All purpose flour is the most useful staple food, which is added to numerous dishes.
This is used so frequently thus people do buy and store it in bulk.
However, while storing, people get confused about how long they can have it or do all purpose flour go bad.
There is no doubt that this flour does go bad, but by using suitable storing measures, one can make all-purpose flour last longer.
One should avoid having bad flour as they contain germ and bacteria that can harm your health.
What is All Purpose Flour?
This is used for baking, battering, frying, and other cooking.
The flour is made by blending hard and soft wheat.
As it is a primary source of dietary fiber and other nutrients, thus people prefer to add it to their diets.
It contains nutrients such as fat, fiber, carbohydrates, protein, selenium, folate, and many more, which provide various health benefits.
This contains thiamin which helps in the better functioning of cells.
If anyone has a deficiency of thiamin, then it can lead to heart failure; therefore, having all-purpose flour can improve heart health.
This can also help you to minimize the risk of cognitive declines, such as Alzheimer’s.
The flour contains selenium, so it is considered effective in reducing cancer risk.
Folate has anti-depressant properties which might help in lowering the risk of depression.
How Long Does All Purpose Flour last? Does All Purpose Flour go bad?
As the flour is made with wheat, it goes bad after a certain period.
Therefore one should know about its shell life so that they can finish the flour before it goes bad.
If you do not want to use this within a short period, then be sure to keep this with proper storage to increase its shelf life.
Usually, if you store all-purpose flour in the pantry, it has a shelf life of up to 6 to 8 months.
However, one can store the content in a refrigerator to exceed the shelf life period and can use it for a year.
To retain the flour quality and preserve it for an extended period, you can freeze this too.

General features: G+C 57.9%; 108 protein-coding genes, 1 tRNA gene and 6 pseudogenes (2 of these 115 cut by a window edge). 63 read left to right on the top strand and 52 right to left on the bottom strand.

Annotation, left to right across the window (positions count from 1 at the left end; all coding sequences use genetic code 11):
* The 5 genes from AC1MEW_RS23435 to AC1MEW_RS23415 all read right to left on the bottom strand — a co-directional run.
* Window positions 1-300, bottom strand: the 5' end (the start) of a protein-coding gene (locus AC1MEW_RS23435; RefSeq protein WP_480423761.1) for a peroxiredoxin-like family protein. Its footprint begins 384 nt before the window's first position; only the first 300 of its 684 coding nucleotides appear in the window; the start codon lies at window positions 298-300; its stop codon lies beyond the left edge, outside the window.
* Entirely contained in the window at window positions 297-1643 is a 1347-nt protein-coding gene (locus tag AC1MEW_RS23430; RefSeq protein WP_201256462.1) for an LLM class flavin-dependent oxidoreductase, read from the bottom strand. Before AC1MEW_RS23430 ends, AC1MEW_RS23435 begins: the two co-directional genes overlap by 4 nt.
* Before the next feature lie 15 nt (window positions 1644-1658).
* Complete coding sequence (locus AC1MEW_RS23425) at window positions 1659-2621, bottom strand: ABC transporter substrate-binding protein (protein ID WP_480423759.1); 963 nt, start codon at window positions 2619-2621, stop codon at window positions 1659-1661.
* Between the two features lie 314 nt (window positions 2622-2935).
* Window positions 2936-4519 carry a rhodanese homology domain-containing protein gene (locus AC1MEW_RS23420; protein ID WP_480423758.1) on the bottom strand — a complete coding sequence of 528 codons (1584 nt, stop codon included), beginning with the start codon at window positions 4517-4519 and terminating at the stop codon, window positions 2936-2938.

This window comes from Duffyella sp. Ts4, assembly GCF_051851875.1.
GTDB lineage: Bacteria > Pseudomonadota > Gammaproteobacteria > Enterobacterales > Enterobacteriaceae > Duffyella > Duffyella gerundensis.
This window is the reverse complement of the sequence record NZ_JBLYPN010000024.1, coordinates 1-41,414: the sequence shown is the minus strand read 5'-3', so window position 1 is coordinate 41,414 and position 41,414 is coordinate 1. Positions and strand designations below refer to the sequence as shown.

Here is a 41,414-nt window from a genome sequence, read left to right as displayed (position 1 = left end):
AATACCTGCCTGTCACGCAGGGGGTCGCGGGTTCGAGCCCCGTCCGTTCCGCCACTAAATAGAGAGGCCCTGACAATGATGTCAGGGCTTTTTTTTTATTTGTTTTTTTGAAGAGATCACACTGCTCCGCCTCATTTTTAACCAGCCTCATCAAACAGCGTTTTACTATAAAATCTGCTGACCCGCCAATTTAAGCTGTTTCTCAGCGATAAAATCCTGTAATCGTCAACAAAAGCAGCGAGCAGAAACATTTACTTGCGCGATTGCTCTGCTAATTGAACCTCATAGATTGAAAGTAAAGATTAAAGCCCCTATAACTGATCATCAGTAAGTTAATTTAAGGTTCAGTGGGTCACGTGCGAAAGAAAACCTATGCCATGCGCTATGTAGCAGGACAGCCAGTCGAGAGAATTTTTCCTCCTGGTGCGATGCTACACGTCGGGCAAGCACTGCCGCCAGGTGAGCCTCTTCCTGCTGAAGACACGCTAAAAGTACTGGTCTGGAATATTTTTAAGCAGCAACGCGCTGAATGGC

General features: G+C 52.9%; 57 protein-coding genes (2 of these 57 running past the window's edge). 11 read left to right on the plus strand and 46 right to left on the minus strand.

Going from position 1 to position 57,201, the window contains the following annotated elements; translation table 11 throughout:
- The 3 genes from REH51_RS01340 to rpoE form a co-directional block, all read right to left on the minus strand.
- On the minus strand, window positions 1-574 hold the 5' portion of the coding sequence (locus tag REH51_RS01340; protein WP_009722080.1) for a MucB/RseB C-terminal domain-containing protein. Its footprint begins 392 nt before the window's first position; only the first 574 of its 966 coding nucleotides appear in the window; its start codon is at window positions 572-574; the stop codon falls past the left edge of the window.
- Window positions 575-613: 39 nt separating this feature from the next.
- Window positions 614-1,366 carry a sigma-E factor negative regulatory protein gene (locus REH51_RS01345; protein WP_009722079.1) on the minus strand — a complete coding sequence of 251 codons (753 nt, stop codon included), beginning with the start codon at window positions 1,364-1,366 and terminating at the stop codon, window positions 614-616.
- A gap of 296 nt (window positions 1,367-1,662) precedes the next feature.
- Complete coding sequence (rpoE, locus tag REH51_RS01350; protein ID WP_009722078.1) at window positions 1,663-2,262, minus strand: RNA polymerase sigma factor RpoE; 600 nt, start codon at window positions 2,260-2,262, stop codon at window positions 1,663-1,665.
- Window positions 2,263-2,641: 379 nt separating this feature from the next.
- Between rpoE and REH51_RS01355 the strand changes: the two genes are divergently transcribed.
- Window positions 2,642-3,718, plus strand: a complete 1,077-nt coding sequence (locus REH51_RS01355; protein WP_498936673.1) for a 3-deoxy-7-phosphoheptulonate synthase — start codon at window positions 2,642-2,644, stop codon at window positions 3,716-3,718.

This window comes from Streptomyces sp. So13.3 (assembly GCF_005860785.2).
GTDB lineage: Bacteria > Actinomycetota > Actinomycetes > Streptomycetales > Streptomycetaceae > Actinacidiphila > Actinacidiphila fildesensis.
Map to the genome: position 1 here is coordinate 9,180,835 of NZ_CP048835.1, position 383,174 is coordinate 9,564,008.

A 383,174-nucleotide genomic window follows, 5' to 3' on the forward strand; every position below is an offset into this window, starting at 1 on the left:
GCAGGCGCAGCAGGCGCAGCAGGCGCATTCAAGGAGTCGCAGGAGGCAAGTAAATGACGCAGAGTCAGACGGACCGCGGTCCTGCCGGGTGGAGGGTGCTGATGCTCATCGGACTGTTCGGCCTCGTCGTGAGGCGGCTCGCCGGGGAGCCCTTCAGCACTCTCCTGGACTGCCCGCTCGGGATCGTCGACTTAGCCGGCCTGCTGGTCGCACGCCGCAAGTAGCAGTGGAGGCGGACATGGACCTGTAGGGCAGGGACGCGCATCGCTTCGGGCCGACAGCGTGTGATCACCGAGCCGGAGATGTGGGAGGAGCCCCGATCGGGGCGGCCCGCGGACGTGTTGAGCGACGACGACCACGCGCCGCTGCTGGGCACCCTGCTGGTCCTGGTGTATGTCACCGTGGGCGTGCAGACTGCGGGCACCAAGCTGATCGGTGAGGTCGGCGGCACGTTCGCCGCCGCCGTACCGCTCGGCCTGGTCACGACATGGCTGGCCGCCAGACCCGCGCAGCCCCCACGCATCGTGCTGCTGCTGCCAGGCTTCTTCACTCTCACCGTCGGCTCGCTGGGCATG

By freezing, one can make the flour last for two years without any deterioration in its quality.
One can keep the pack unopened if they are not using the flour immediately.
That is because once the pack is opened, the content gets affected by outer elements like air, heat, and moisture.
These elements contaminate the flour and make it bad in no time, but unopened packs are sealed, so they keep the flour intact for a prolonged period.
How to Tell if All Purpose Flour Has Gone Bad?
- Lump Formation
When using old found flour, it is crucial to look for bad signs to avoid health problems.
Here it would be best if you looked for usual changes like changes in texture.
After prolonged storage, you might notice that the flour contains lumps or has a clumpy texture.
That happens when flour gets in contact with moisture for an extended period.
Due to this, the content gets clusters and its texture becomes lumpy, so if this happens, you should discard the flour.
- Off or Foul Smell
After storage, you can sniff the pack to see if it has developed a foul odor.
If the flour is fresh, it will smell good; however, a longer bacteria infestation can give an off odor.
Sometimes this can also happen if you store it near food items with strong smells.
So if, after storage, the flour smells musty and stale or there is a strange odor, then you should refrain from consuming it.
- Insect Infestation
This is a general problem because people mostly store their flour in kitchen cabinets, but it goes bad quickly.
That is because they are unaware of the insect infestation in their kitchen.
Once you keep the pack in the cabinet, the insects will get in it and contaminate its content.
Therefore, inspect the pack and see that it does not contain dead or alive insects.
How to Store All Purpose Flour?
- Store at a Cool and Dry Place
Before storing the flour, make sure to check that the area is not affected by moisture.
That is because once moisture gets in the flour, it will get worse over time.
After getting moisture, bacteria will spread in all the content, no matter how properly you store it.
- Airtight Container
You can use an airtight container to prevent the flour from heat, air, moisture, and insect infestation.
If you are not using all-purpose flour daily, transfer this to an airtight container for better storage.
For this, you can also use a Ziploc bag but remember to squeeze out all the air after transferring the flour.
- Avoid Sunlight
When you are storing this flour, then be sure to avoid places that are prone to heat and direct sunlight.
Excess exposure to sunlight can make the pack puffy and cause discoloration.
High temperature makes the content dry out and lose its nutritional value.
Therefore you need to find a place like kitchen cabinets.
The flour can serve for a more extended period if anyone follows the above-provided storing measures.
Instead of having contaminated flour immediately, one should examine the bad signs and pick out bad all-purpose flour.
Another precaution you can perform is using dry utensils while handling the flour.
People use dirty and wet utensils, which further cause moisture and bacteria.
Therefore you can minimize contamination by using clean and dry utensils.